Racist Bloomberg Businessweek Cover of Blacks, Latinos Rolling in Money Angers Many

What were the mostly white senior leaders of Bloomberg Businessweek thinking when they published a cover with gross caricatures of Blacks, Latinos for a story on the housing market?

The Editor of Bloomberg Businessweek has offered a half-hearted apology for an offensive, racist cover showing a caricature of Black and Latino people literally rolling in cash because of the improved housing market.


It's titled "The Great American Housing Rebound" and the cover line reads: "Flips. No-look bids. 300 percent returns. What could possibly go wrong?"

The image and the cover lines are particularly offensive because Blacks and Latinos were disproportionately impacted by the subprime crisis from 2007–2009, which has been demonstrated by the billions of dollars of fines levied against the likes of Bank of America and Citigroup.

Pew Research Center noted that the bursting of the housing bubble caused far greater damage to these two communities, mostly because of the subprime loans given to people who didn't have enough money or credit to qualify.

According to Pew, from 2005–2009, Latino wealth fell by 66 percent and Black wealth fell by 53 percent, compared with 16 percent for whites.

One study found that during the subprime years, banks were twice as likely to approve whites for prime mortgages with the best interest rates, while Blacks and Latinos received two to four times more subprime loans, most of which had such high rates they put the borrowers "under water" quickly. Another study found that the major banks made 70 percent of their high-cost loans in neighborhoods that were predominantly Black and/or Latino.

Scathing Criticism

Reaction to the cover has not been pretty.

"The cover stands out for its cast of black and Hispanic caricatures with exaggerated features reminiscent of early 20th century race cartoons. Also, because there are only people of color in it, grabbing greedily for cash. It's hard to imagine how this one made it through the editorial process," Ryan Chittum wrote in the Columbia Journalism Review. "Compounding the first-glance problem with the image is the fact that race has been a key backdrop to the subprime crisis."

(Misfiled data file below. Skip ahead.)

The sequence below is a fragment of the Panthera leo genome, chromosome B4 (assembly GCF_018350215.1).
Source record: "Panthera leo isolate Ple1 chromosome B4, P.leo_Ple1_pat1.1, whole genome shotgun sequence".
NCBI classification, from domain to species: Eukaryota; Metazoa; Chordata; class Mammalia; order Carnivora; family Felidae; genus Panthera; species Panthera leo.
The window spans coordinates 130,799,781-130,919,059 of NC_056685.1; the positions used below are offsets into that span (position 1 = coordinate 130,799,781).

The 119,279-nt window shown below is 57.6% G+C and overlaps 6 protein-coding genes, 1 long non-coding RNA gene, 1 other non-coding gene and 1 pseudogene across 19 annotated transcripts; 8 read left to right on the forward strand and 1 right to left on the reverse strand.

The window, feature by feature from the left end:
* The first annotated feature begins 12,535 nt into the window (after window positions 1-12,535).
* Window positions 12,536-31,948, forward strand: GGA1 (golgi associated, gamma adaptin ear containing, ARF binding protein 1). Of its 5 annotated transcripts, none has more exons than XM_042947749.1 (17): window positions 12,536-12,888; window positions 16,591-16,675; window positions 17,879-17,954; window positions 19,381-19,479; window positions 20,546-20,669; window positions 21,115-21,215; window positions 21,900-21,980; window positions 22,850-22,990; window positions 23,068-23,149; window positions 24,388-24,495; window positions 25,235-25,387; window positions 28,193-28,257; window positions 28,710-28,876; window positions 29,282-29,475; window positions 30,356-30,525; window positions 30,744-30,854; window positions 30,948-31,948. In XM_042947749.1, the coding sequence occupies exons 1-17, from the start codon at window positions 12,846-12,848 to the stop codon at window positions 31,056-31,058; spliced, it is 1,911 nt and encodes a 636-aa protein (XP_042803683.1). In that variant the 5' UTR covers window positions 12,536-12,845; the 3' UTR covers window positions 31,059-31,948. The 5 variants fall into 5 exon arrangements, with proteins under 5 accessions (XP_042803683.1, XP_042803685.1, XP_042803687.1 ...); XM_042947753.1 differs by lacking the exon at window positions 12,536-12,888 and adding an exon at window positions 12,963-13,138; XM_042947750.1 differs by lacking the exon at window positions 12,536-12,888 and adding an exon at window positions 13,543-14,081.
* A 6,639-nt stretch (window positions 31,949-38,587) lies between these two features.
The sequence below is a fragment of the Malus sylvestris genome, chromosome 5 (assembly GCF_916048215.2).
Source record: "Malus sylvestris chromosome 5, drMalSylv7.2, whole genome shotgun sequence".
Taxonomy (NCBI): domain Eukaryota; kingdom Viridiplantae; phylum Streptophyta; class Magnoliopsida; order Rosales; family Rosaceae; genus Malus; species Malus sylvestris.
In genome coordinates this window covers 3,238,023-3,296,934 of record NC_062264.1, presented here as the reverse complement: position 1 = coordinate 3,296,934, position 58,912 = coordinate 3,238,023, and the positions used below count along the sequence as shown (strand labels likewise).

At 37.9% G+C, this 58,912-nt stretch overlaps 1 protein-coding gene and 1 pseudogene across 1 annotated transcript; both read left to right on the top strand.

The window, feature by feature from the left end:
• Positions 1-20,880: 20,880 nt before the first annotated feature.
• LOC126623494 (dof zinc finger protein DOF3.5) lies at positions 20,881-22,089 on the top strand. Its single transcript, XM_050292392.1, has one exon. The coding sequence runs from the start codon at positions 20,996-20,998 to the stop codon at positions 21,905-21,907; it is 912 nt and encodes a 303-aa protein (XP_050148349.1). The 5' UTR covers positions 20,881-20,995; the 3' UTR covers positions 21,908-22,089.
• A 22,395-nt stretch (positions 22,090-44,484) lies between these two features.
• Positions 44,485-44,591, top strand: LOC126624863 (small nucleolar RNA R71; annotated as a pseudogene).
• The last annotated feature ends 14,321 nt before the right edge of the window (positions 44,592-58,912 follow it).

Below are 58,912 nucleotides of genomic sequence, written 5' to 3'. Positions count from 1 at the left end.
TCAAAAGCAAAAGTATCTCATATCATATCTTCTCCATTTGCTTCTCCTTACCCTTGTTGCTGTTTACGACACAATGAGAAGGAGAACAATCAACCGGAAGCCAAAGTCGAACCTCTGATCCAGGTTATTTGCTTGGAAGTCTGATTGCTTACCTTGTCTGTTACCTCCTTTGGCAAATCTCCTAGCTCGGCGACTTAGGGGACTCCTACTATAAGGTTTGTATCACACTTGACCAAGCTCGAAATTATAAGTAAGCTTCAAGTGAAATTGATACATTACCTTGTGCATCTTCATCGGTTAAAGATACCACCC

"The claim that minorities are creating a housing bubble through flipping, no-look bids, and 300% returns is simply not reality," Jacob Gaffney wrote on HousingWire.com. "Flipping is a form of fraud and not a typical transaction. No-look bids are not exclusive to Hispanic and African-American investors. No one is making a 300% return."

"Businessweek Warns That Minorities May Be Buying Houses Again," was the headline on Slate.com.

Editor Josh Tyrangiel issued this "apology": "Our cover illustration last week got strong reactions, which we regret. Our intention was not to incite or offend. If we had to do it over again we'd do it differently."

Who's Behind This?

The cover was designed by Andres Guzman, a freelancer who was born in Peru and now lives in Minneapolis. But the more important question is who at Bloomberg is running the show and allowed this to be published.

 

 

 

 

 

 

 

 

 

 

 

 

 

A look at the top management of both the magazine and its parent company, Bloomberg LP (which bought the magazine in 2009), shows its senior management is mostly white and male. That includes Tyrangiel, Creative Director Richard Turley and Publisher Hugh Wiley at the magazine, and President Daniel Doctoroff, Chairman Peter Grauer, Chief Content Officer Norm Pearlstine and Bloomberg News Editor-in-Chief Matthew Winkler at Bloomberg LP.

Bloomberg does not participate in the DiversityInc Top 50, so we do not have actual management demographics. By comparison, 18 percent of the senior level (CEOs and direct reports) of the DiversityInc Top 50 are Black, Latino or Asian, 80 percent more than the average of the Fortune 500. And 24 percent of the senior level of the DiversityInc Top 50 are women, 20 percent more than the Fortune 500 average.

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